For far too long, there has been a dark stigma shrouding the issue of mental illness. In 1990, Congress, in accordance with the National Alliance on Mental Illness, designated the first week in October as Mental Health Awareness Week to bring more eyes and ears on the subject.
The numbers for older adults who have some form of a mental illness are quite significant. According to the World Health Organization, 15% of adults over the age of 60 suffer from a mental illness. Within that 15%, only 1 out of 3 older adults will actually seek treatment. Unfortunately, the stigma surrounding mental illness often discourages people to get help.
Fight the stigma by simply listening to your senior loved one. If you notice that he or she is withdrawn, confused, or has a lack of appetite, then talk to them. Create an open environment that detaches all judgement away from the conversation. This will provide a safe space for them to feel comfortable explaining what’s on their mind or what seems to be troubling them. Often times, the victims in these scenarios blame themselves or fear no one will take them seriously.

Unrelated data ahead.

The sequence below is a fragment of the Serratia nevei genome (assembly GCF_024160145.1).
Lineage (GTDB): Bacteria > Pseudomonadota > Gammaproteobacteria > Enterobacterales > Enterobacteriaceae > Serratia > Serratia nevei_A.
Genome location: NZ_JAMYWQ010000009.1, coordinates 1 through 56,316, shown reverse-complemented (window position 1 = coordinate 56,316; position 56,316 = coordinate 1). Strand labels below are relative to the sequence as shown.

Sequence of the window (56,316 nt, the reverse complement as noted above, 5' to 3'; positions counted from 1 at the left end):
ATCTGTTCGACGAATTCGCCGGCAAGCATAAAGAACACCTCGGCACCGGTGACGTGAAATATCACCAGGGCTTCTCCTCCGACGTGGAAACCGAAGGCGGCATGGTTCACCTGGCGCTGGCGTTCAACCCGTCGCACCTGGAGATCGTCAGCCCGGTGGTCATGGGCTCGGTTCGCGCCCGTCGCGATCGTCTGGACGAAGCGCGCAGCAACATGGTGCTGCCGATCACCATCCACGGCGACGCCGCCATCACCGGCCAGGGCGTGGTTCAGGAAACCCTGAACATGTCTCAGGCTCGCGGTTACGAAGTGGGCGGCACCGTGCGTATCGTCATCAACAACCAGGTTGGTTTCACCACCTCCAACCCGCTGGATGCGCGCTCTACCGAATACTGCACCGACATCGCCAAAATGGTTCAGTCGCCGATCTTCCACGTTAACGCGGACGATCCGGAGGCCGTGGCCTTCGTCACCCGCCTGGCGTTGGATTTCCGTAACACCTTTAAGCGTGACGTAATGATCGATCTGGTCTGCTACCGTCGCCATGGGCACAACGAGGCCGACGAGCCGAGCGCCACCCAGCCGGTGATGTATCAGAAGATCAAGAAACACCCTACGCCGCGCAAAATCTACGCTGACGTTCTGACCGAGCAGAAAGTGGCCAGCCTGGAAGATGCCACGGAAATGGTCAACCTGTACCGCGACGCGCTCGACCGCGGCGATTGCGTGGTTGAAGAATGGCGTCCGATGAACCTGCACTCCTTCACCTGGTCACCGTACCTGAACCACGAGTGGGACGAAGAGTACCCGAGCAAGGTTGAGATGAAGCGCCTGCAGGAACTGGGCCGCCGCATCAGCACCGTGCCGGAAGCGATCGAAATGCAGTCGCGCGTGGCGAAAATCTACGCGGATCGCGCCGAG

However, by opening up to your senior loved one and giving them an ear that will listen, you’re already providing the access to the care they may need. You’re performing step 1 in the list of actions that needs to take place before an older adult is willing to seek help. Be careful to not assume the role of therapist. Your goal is not to diagnose them, but rather to be empathetic towards them. Acknowledge there may be something irregular and they’re not alone. There are many cases of mental illnesses, and they’re all treatable.
Mental Health Awareness Week is an important observance that helps remove the barrier that separates people who have poor mental health from getting good treatment. Good treatment doesn’t start by simply observing this important week. It starts with all of us. It starts with a small conversation that leads to big a goal.
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